Two different experiments were conducted by the researchers on youngsters attending a summer camp in a suburb of Columbus.

32 students were divided into two groups for one research. The students were instructed to name a special quality about themselves in the control condition. They were informed that this unique ability could assist them in resolving any issue.

In the creative condition, the students were instructed to consider a friend who had accomplished something noteworthy and to consider that acquaintance to be their “creative friend” who could assist them in resolving any issue. Perspective-shifting is a method of developing the creative thinking of children in which they examine a situation from the viewpoint of another person.

“When you ask people to shift their perspective and imagine receiving advice from a friend, you get a lot more creative and effective solutions to problems than just trying to solve the problem yourself,” Fletcher said.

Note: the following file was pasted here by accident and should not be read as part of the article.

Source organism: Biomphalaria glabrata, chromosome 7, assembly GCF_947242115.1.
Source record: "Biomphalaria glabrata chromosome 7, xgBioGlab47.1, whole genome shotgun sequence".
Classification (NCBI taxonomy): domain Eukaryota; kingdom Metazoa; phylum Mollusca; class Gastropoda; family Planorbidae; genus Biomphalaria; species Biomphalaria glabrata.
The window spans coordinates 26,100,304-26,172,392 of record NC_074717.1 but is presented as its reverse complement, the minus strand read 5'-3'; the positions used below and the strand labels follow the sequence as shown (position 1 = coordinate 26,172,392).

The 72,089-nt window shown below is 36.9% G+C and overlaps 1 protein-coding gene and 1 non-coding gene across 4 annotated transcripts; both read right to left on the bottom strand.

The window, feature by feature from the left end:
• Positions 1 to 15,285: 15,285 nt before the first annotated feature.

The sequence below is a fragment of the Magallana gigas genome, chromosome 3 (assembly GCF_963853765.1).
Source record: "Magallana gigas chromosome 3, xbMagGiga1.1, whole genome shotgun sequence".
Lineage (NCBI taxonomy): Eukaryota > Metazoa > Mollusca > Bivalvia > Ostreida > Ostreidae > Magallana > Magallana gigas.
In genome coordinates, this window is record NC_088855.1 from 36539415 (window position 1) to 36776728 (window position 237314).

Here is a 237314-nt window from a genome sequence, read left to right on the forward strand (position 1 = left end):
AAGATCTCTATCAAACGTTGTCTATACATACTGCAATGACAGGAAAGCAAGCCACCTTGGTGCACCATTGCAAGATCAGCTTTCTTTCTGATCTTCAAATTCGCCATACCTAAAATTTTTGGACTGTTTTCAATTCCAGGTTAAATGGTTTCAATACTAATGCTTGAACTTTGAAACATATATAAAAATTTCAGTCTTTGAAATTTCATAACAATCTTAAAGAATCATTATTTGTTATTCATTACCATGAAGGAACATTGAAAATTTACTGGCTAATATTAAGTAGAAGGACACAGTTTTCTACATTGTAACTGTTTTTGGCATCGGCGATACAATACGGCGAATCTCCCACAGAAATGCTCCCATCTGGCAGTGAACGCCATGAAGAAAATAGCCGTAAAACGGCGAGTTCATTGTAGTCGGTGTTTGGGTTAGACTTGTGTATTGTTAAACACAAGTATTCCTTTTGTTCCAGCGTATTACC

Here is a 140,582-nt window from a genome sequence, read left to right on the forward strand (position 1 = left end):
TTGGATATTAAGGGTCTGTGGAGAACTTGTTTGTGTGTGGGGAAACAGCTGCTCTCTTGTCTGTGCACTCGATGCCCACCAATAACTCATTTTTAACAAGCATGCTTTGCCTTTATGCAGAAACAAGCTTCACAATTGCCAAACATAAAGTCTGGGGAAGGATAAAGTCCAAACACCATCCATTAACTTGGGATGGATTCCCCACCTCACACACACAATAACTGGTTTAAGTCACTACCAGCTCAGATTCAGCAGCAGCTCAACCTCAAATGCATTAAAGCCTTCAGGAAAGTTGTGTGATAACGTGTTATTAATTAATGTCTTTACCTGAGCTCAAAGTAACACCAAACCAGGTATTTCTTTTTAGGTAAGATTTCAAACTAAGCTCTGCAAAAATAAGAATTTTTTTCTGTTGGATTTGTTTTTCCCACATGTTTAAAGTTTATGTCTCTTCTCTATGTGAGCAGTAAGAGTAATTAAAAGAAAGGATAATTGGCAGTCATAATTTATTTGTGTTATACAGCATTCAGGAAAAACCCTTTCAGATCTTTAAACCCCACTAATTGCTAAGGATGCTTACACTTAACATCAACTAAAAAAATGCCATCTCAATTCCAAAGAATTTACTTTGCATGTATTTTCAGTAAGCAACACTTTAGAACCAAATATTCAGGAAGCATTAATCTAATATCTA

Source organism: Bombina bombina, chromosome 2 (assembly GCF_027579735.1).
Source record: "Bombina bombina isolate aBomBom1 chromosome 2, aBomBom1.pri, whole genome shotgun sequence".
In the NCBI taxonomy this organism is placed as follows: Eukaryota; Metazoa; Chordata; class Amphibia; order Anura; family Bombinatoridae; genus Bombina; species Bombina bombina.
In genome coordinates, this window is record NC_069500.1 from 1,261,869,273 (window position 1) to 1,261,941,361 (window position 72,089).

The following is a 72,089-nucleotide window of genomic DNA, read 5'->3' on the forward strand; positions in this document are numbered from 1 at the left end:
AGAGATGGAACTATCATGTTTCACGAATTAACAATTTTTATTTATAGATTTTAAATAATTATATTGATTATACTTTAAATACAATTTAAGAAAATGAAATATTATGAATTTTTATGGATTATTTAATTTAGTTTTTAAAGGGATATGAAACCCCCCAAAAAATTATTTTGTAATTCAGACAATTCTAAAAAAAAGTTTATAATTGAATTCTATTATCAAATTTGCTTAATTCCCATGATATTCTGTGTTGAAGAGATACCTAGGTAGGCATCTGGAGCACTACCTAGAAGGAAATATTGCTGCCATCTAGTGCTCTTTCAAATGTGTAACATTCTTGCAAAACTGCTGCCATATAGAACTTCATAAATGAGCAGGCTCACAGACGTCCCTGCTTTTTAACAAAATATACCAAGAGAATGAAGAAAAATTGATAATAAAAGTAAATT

And the research confirmed that. In one section of the survey, teachers mentioned a challenge that their children faced, such as missing a friend’s birthday celebration because they’ll be traveling with their parents.

Students also thought about a challenging problem in their own lives. Some problems that were mentioned included “my brother has a communication disorder,” “my dad must be away for two months” and “my sister bullies me.”

According to the findings, less than half of the kids were able to offer a solution to the age-typical difficulties, and nearly none of them were able to do so for their personal problems without the perspective-shift training.